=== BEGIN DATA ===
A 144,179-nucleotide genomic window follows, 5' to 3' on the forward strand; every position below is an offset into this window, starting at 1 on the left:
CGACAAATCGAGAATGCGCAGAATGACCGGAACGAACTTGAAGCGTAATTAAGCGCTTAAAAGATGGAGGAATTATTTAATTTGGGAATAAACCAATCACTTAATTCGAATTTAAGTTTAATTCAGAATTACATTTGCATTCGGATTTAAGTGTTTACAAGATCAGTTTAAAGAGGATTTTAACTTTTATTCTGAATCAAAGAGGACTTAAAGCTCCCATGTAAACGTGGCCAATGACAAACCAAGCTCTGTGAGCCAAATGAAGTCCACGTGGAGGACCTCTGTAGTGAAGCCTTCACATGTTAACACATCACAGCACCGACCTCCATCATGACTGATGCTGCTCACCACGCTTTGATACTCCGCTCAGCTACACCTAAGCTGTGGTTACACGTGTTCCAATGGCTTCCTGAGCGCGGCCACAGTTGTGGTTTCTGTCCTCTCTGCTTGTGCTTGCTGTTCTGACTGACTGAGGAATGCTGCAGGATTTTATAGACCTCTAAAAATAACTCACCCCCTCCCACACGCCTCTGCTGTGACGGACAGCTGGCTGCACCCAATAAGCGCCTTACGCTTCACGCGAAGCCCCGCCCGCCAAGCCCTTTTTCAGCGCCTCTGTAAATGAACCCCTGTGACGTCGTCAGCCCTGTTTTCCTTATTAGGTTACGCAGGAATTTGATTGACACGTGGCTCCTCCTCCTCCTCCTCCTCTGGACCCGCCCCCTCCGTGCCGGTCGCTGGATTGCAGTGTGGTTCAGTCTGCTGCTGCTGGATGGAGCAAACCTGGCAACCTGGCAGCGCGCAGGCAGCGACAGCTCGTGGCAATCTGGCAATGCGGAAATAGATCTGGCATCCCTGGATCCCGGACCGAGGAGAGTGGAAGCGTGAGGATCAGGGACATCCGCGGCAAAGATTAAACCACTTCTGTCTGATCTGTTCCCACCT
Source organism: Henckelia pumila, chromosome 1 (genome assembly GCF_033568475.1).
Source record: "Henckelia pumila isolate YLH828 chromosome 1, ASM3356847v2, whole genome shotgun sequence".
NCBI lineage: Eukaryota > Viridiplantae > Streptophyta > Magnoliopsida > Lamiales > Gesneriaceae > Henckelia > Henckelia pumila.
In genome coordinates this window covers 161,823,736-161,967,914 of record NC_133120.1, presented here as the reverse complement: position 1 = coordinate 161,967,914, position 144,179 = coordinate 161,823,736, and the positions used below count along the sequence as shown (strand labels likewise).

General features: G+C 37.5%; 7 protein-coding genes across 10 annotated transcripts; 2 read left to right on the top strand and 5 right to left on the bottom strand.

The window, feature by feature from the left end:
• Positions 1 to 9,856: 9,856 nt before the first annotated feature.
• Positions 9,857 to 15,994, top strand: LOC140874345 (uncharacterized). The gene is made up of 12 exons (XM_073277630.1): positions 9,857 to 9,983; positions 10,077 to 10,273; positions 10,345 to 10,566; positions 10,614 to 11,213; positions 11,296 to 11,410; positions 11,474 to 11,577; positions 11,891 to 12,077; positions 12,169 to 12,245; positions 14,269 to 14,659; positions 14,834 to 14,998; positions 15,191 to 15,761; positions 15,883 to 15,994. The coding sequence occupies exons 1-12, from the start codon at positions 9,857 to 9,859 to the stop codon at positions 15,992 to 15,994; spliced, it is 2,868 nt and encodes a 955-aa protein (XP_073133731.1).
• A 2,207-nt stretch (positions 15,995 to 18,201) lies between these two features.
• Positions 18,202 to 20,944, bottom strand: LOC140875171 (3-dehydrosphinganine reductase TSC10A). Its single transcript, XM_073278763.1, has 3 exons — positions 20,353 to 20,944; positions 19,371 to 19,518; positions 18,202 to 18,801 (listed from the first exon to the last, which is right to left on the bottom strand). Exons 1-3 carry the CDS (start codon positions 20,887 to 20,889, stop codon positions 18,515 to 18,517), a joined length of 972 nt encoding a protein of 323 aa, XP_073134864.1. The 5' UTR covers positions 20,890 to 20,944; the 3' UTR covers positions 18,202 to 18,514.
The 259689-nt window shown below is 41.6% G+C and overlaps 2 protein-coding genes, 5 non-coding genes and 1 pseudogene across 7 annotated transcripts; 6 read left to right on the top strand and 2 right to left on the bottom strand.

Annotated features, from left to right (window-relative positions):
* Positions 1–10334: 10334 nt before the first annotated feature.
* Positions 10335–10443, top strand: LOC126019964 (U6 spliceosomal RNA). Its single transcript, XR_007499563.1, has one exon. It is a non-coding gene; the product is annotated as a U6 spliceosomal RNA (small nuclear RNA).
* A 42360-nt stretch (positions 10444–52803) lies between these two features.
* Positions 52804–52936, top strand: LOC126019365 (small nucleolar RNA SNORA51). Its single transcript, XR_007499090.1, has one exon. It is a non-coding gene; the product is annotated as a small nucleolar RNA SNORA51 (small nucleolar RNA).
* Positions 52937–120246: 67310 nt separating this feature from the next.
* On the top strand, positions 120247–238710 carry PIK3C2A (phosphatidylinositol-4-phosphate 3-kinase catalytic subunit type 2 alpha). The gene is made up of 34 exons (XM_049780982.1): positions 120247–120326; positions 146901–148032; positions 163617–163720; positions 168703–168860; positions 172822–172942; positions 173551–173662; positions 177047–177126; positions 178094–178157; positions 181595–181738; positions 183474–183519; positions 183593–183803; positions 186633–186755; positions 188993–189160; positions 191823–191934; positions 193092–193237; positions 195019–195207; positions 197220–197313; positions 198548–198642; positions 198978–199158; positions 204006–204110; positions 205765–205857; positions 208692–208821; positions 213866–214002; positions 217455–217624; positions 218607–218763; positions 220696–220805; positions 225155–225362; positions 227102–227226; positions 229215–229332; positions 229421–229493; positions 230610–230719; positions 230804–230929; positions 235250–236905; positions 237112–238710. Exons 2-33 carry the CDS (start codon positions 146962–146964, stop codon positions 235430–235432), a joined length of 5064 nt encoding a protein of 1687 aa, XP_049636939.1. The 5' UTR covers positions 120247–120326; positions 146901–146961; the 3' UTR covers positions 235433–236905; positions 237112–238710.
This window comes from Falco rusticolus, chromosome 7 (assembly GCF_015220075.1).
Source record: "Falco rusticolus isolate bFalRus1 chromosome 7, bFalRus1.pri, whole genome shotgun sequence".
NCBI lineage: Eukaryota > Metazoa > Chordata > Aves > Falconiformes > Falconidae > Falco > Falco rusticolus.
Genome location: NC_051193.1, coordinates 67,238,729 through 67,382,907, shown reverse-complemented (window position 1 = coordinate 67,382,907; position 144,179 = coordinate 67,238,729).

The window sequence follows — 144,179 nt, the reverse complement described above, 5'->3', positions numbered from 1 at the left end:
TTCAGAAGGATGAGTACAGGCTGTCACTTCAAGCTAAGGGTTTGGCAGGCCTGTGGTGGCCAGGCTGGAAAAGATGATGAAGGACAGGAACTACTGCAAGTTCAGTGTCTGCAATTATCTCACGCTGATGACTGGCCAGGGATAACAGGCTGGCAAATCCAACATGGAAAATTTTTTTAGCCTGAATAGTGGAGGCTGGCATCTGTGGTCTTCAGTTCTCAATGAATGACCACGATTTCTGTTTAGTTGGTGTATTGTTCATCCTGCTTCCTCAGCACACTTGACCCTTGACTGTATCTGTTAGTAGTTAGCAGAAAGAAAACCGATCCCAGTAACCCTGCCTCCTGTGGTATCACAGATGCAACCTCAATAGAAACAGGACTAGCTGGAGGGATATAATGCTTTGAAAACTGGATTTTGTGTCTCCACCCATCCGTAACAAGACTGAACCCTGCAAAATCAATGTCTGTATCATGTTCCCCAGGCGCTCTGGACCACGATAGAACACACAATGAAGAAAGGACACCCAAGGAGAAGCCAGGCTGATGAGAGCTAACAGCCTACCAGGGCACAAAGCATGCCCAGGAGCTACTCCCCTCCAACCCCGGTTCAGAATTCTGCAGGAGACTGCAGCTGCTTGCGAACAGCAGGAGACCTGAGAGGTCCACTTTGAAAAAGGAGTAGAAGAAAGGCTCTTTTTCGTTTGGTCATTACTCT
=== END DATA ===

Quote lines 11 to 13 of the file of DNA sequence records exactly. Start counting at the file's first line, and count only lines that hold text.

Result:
• A 2,207-nt stretch (positions 15,995 to 18,201) lies between these two features.
• Positions 18,202 to 20,944, bottom strand: LOC140875171 (3-dehydrosphinganine reductase TSC10A). Its single transcript, XM_073278763.1, has 3 exons — positions 20,353 to 20,944; positions 19,371 to 19,518; positions 18,202 to 18,801 (listed from the first exon to the last, which is right to left on the bottom strand). Exons 1-3 carry the CDS (start codon positions 20,887 to 20,889, stop codon positions 18,515 to 18,517), a joined length of 972 nt encoding a protein of 323 aa, XP_073134864.1. The 5' UTR covers positions 20,890 to 20,944; the 3' UTR covers positions 18,202 to 18,514.
The 259689-nt window shown below is 41.6% G+C and overlaps 2 protein-coding genes, 5 non-coding genes and 1 pseudogene across 7 annotated transcripts; 6 read left to right on the top strand and 2 right to left on the bottom strand.